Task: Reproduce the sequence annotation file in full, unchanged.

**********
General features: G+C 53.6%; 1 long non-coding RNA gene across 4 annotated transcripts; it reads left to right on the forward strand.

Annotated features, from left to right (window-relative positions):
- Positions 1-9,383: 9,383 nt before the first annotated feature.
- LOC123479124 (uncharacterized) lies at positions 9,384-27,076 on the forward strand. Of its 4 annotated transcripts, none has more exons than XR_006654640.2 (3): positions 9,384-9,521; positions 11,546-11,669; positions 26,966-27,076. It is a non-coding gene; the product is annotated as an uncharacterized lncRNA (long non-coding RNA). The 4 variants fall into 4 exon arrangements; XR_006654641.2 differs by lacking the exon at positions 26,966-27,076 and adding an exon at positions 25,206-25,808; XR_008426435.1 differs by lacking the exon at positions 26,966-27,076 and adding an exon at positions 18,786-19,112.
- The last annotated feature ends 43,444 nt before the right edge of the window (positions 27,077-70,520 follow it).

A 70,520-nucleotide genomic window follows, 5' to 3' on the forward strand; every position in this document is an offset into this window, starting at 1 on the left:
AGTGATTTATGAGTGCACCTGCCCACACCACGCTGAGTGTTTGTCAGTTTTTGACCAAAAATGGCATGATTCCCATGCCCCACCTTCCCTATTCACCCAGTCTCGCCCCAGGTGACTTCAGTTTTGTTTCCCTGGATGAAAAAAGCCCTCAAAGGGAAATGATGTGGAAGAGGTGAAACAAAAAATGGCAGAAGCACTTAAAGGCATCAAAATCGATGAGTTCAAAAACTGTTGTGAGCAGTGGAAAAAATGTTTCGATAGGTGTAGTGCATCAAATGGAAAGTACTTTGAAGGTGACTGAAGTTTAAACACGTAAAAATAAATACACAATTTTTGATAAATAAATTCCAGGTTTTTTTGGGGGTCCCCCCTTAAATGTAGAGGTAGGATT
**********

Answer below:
General features: G+C 53.6%; 1 long non-coding RNA gene across 4 annotated transcripts; it reads left to right on the forward strand.

Annotated features, from left to right (window-relative positions):
- Positions 1-9,383: 9,383 nt before the first annotated feature.
- LOC123479124 (uncharacterized) lies at positions 9,384-27,076 on the forward strand. Of its 4 annotated transcripts, none has more exons than XR_006654640.2 (3): positions 9,384-9,521; positions 11,546-11,669; positions 26,966-27,076. It is a non-coding gene; the product is annotated as an uncharacterized lncRNA (long non-coding RNA). The 4 variants fall into 4 exon arrangements; XR_006654641.2 differs by lacking the exon at positions 26,966-27,076 and adding an exon at positions 25,206-25,808; XR_008426435.1 differs by lacking the exon at positions 26,966-27,076 and adding an exon at positions 18,786-19,112.
- The last annotated feature ends 43,444 nt before the right edge of the window (positions 27,077-70,520 follow it).

A 70,520-nucleotide genomic window follows, 5' to 3' on the forward strand; every position in this document is an offset into this window, starting at 1 on the left:
AGTGATTTATGAGTGCACCTGCCCACACCACGCTGAGTGTTTGTCAGTTTTTGACCAAAAATGGCATGATTCCCATGCCCCACCTTCCCTATTCACCCAGTCTCGCCCCAGGTGACTTCAGTTTTGTTTCCCTGGATGAAAAAAGCCCTCAAAGGGAAATGATGTGGAAGAGGTGAAACAAAAAATGGCAGAAGCACTTAAAGGCATCAAAATCGATGAGTTCAAAAACTGTTGTGAGCAGTGGAAAAAATGTTTCGATAGGTGTAGTGCATCAAATGGAAAGTACTTTGAAGGTGACTGAAGTTTAAACACGTAAAAATAAATACACAATTTTTGATAAATAAATTCCAGGTTTTTTTGGGGGTCCCCCCTTAAATGTAGAGGTAGGATT